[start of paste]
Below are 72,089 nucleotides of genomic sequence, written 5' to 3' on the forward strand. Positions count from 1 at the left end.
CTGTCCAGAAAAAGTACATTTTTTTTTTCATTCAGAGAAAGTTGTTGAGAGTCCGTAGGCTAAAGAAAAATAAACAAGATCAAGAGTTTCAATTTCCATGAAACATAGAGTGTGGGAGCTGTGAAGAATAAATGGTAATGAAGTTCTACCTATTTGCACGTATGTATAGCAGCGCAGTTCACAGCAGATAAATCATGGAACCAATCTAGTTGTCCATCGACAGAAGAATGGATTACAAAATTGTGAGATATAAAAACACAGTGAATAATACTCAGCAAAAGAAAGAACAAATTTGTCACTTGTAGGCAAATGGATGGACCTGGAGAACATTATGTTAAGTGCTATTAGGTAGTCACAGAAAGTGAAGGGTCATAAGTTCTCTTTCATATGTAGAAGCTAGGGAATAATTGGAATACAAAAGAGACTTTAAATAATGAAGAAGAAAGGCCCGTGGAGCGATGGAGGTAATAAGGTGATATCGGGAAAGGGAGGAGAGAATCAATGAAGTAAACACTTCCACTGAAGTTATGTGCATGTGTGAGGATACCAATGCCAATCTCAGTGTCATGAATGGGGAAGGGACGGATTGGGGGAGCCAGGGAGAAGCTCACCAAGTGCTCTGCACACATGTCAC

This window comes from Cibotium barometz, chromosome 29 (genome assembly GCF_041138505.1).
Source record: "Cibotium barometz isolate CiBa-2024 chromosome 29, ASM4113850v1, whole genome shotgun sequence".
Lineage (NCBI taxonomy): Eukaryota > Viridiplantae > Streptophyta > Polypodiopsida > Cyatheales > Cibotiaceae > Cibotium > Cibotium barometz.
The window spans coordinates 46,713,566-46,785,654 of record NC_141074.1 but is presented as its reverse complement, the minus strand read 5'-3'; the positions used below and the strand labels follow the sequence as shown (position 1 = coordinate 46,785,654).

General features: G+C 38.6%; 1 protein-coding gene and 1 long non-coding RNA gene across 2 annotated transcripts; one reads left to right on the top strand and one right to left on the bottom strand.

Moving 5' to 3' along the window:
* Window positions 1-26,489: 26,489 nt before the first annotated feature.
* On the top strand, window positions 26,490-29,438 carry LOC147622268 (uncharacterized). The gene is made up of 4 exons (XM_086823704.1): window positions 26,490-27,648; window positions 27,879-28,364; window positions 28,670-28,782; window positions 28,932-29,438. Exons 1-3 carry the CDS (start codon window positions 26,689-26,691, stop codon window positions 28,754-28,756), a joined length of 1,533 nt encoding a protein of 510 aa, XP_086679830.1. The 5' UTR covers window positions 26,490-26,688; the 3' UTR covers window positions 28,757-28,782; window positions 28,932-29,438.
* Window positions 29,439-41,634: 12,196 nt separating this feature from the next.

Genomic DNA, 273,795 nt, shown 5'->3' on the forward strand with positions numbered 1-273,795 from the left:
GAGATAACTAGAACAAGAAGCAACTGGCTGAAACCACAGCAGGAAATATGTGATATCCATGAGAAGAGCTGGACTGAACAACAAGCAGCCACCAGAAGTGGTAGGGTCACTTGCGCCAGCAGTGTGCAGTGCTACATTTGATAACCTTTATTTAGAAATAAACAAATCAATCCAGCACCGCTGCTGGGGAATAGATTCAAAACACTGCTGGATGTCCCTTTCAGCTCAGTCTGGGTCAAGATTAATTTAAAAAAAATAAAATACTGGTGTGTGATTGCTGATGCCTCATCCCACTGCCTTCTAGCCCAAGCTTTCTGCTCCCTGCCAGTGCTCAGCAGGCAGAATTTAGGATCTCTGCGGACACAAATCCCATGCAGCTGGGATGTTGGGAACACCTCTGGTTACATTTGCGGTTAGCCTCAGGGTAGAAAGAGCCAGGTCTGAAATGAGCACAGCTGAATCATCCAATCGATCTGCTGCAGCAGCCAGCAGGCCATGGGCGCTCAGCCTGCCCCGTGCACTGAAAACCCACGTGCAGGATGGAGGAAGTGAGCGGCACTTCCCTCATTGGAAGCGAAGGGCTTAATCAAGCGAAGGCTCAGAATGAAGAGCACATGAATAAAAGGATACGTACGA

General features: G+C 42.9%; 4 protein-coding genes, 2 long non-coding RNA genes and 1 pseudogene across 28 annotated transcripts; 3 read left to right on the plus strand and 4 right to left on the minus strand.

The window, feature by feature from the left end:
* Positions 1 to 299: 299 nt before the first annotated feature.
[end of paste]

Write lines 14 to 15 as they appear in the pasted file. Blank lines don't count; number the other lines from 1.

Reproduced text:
General features: G+C 42.9%; 4 protein-coding genes, 2 long non-coding RNA genes and 1 pseudogene across 28 annotated transcripts; 3 read left to right on the plus strand and 4 right to left on the minus strand.

The window, feature by feature from the left end: